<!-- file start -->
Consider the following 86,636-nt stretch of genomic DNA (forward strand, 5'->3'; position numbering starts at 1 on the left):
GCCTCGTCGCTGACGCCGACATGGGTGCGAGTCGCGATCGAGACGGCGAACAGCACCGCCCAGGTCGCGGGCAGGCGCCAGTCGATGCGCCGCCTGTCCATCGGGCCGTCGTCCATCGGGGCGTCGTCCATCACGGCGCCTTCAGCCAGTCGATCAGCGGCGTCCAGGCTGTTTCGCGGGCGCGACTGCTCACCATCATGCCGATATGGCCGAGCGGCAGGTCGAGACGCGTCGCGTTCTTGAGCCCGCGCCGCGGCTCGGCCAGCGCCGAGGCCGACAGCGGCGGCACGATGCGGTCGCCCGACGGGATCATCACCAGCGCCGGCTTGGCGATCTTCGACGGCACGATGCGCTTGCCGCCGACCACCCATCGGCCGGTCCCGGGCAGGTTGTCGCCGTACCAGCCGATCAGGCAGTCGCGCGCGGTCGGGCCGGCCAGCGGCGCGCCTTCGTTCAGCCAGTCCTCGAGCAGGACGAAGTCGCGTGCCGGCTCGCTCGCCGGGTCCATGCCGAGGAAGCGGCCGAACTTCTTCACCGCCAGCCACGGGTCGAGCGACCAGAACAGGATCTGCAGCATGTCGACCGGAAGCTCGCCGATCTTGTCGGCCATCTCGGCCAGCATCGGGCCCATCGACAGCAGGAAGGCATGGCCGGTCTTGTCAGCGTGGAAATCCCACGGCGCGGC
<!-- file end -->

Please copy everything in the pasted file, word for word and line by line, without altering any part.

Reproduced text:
Consider the following 86,636-nt stretch of genomic DNA (forward strand, 5'->3'; position numbering starts at 1 on the left):
GCCTCGTCGCTGACGCCGACATGGGTGCGAGTCGCGATCGAGACGGCGAACAGCACCGCCCAGGTCGCGGGCAGGCGCCAGTCGATGCGCCGCCTGTCCATCGGGCCGTCGTCCATCGGGGCGTCGTCCATCACGGCGCCTTCAGCCAGTCGATCAGCGGCGTCCAGGCTGTTTCGCGGGCGCGACTGCTCACCATCATGCCGATATGGCCGAGCGGCAGGTCGAGACGCGTCGCGTTCTTGAGCCCGCGCCGCGGCTCGGCCAGCGCCGAGGCCGACAGCGGCGGCACGATGCGGTCGCCCGACGGGATCATCACCAGCGCCGGCTTGGCGATCTTCGACGGCACGATGCGCTTGCCGCCGACCACCCATCGGCCGGTCCCGGGCAGGTTGTCGCCGTACCAGCCGATCAGGCAGTCGCGCGCGGTCGGGCCGGCCAGCGGCGCGCCTTCGTTCAGCCAGTCCTCGAGCAGGACGAAGTCGCGTGCCGGCTCGCTCGCCGGGTCCATGCCGAGGAAGCGGCCGAACTTCTTCACCGCCAGCCACGGGTCGAGCGACCAGAACAGGATCTGCAGCATGTCGACCGGAAGCTCGCCGATCTTGTCGGCCATCTCGGCCAGCATCGGGCCCATCGACAGCAGGAAGGCATGGCCGGTCTTGTCAGCGTGGAAATCCCACGGCGCGGC